I’ve been busy these last couple of weeks filling my winter break with books and planning for my final semester of school. I can’t believe I’m finally approaching the finish line! I have a lot of good things happening and will have exciting news coming to the blog in the next few weeks.
At the moment, I’d like to get back to what I love most – reading! – and share a new review with you. Last year, I was fortunate to discover many new wonderful authors, one of whom I have now had the pleasure to read twice. I just finished a new book by author Gita V. Reddy titled Tara and the Giant Queen. Ms. Reddy has written several books for children, and if you missed my review of Hunt for the Horseman last year, you can read it here.
Tara and the Giant Queen is a fantasy story for young readers. It is whimsical, and I found Giant Land reminiscent of the land of Narnia (favorite stories of mine!). This was a unique story with an imaginative setting. Giant Land is made up of various kingdoms, each of which is named after a different colored set of mountains – Land of the Purple Mountains, Land of the Red Mountains, etc. These names paint a vivid and exciting place for imaginations to run wild.
The story opens with a young girl named Tara who is on a cruise ship with her parents when a storm suddenly blows upon them. In her attempt to escape via lifeboat, she ends up bobbing around the swirling seas, ultimately ending up on an unfamiliar, yet inviting island. Tara quickly discovers that she has somehow crossed over into another world – a world filled with giants, where she is at risk of death with every movement they make. Tara quickly finds herself in the care of the good Queen Cheetaka and Cheetaka’s son, Montek.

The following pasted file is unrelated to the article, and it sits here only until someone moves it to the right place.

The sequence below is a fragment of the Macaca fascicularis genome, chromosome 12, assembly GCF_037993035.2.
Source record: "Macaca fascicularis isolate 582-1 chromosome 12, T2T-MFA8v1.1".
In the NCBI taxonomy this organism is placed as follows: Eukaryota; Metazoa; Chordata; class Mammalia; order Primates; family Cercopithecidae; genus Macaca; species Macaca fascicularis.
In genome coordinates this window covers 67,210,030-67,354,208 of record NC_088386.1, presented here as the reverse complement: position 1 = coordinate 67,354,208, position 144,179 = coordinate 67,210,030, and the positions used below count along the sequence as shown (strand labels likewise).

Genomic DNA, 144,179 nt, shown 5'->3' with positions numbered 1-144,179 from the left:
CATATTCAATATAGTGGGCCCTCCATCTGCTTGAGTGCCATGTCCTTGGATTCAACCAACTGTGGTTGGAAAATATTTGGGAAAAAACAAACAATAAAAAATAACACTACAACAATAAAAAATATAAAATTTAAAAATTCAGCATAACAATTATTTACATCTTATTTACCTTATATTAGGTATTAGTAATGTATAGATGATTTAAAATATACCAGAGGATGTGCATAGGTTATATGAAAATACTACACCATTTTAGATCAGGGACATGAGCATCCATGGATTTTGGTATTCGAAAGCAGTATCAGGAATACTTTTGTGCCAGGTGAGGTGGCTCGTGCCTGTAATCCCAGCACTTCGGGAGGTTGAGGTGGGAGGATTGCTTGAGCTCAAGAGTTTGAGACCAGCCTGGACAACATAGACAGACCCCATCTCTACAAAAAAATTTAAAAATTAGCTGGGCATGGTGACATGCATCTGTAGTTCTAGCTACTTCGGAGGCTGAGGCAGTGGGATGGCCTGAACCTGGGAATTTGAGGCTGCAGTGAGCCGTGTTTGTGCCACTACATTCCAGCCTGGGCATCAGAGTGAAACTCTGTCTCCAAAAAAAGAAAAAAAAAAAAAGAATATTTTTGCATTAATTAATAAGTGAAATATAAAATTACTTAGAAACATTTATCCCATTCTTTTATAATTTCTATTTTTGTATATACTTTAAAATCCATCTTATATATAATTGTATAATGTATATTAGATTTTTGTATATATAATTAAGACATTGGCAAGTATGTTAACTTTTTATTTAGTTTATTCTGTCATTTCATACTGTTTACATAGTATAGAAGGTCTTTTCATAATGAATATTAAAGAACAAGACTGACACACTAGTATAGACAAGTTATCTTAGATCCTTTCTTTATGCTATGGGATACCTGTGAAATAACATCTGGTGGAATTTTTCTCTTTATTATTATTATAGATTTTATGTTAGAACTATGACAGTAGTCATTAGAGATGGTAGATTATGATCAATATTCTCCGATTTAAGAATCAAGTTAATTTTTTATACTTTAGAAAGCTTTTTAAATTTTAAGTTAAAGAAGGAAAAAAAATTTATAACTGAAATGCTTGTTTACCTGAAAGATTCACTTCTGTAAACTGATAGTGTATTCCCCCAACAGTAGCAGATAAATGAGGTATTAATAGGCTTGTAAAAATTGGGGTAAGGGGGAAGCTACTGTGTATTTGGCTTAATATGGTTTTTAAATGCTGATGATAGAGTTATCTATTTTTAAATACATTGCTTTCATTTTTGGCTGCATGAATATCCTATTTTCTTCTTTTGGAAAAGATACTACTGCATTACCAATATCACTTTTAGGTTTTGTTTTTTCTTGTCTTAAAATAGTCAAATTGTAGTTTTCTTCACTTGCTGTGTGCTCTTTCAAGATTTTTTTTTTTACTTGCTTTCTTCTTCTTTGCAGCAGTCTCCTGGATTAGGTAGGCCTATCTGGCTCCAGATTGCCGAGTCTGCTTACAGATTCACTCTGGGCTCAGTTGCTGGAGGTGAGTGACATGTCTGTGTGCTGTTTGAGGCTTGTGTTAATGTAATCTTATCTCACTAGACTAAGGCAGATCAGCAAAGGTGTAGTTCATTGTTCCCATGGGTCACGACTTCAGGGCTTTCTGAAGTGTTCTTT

I found myself intrigued by this story right away because typically in stories about giants, fairies, or other fantasy storybook creatures, humans happen upon these creatures once they have somehow entered the human world and the story evolves from there. However, in Tara and the Giant Queen, this idea is reversed and it is humans who are believed to be made-up storybook creatures by the giants. Giant Land is thrown into chaos with Tara’s arrival and what follows is an entertaining adventure with good guys, bad guys, mystery, magic, fighting, and an ultimate triumph of good over evil.
I think this is a great story for young readers, though I will caution you that there is some violence. I picked up on some underlying messages in the story that are wonderful for young people, such as the value of children. I think Tara being so small amongst so many giants is the way children often feel. It is intimidating to have adults around you, speaking what sometimes sounds like a foreign language. I think Tara is a tiny hero who kids would relate to and enjoy. I also read into the story an anti-bullying message with the evil King Druaka and Prince Trimo and their cruel treatment of the citizens of their kingdoms.
Overall, this is a fun, imaginative, entertaining adventure story with good underlying messages for young readers. If you or your child enjoy fantasy stories, I would encourage you to give Tara and the Giant Queen a read!
Below are two of my favorite passages from the book:
“You are tiny but you are very brave.” – Tara and the Giant Queen
“I always thought the world was made up of giants, birds, animals, insects, and creatures that live in water. I believed human beings were storybook characters. But they are real. Tara’s world is real and she belongs in it. Tell me, Aaloma, is there a way to the human world?” – Tara and the Giant Queen